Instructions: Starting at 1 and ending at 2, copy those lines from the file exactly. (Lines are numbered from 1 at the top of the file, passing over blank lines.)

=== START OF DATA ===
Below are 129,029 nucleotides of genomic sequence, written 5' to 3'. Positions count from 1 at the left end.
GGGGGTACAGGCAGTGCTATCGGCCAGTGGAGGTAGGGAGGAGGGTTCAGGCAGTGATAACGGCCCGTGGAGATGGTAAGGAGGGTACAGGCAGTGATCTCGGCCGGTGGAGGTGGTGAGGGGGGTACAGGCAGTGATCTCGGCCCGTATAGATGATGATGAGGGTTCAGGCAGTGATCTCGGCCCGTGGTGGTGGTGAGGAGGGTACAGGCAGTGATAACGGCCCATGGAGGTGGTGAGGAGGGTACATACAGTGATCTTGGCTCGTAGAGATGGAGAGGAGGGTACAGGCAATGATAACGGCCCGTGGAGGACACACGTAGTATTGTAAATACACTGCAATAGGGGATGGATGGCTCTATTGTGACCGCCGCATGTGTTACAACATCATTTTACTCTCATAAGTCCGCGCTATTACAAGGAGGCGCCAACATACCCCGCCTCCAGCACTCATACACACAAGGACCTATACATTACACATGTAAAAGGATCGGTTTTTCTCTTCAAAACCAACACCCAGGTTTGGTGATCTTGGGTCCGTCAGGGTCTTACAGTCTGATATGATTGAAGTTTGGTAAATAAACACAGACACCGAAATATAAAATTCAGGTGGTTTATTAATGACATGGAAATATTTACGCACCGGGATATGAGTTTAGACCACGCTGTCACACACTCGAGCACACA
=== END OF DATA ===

Below are 129,029 nucleotides of genomic sequence, written 5' to 3'. Positions count from 1 at the left end.
GGGGGTACAGGCAGTGCTATCGGCCAGTGGAGGTAGGGAGGAGGGTTCAGGCAGTGATAACGGCCCGTGGAGATGGTAAGGAGGGTACAGGCAGTGATCTCGGCCGGTGGAGGTGGTGAGGGGGGTACAGGCAGTGATCTCGGCCCGTATAGATGATGATGAGGGTTCAGGCAGTGATCTCGGCCCGTGGTGGTGGTGAGGAGGGTACAGGCAGTGATAACGGCCCATGGAGGTGGTGAGGAGGGTACATACAGTGATCTTGGCTCGTAGAGATGGAGAGGAGGGTACAGGCAATGATAACGGCCCGTGGAGGACACACGTAGTATTGTAAATACACTGCAATAGGGGATGGATGGCTCTATTGTGACCGCCGCATGTGTTACAACATCATTTTACTCTCATAAGTCCGCGCTATTACAAGGAGGCGCCAACATACCCCGCCTCCAGCACTCATACACACAAGGACCTATACATTACACATGTAAAAGGATCGGTTTTTCTCTTCAAAACCAACACCCAGGTTTGGTGATCTTGGGTCCGTCAGGGTCTTACAGTCTGATATGATTGAAGTTTGGTAAATAAACACAGACACCGAAATATAAAATTCAGGTGGTTTATTAATGACATGGAAATATTTACGCACCGGGATATGAGTTTAGACCACGCTGTCACACACTCGAGCACACA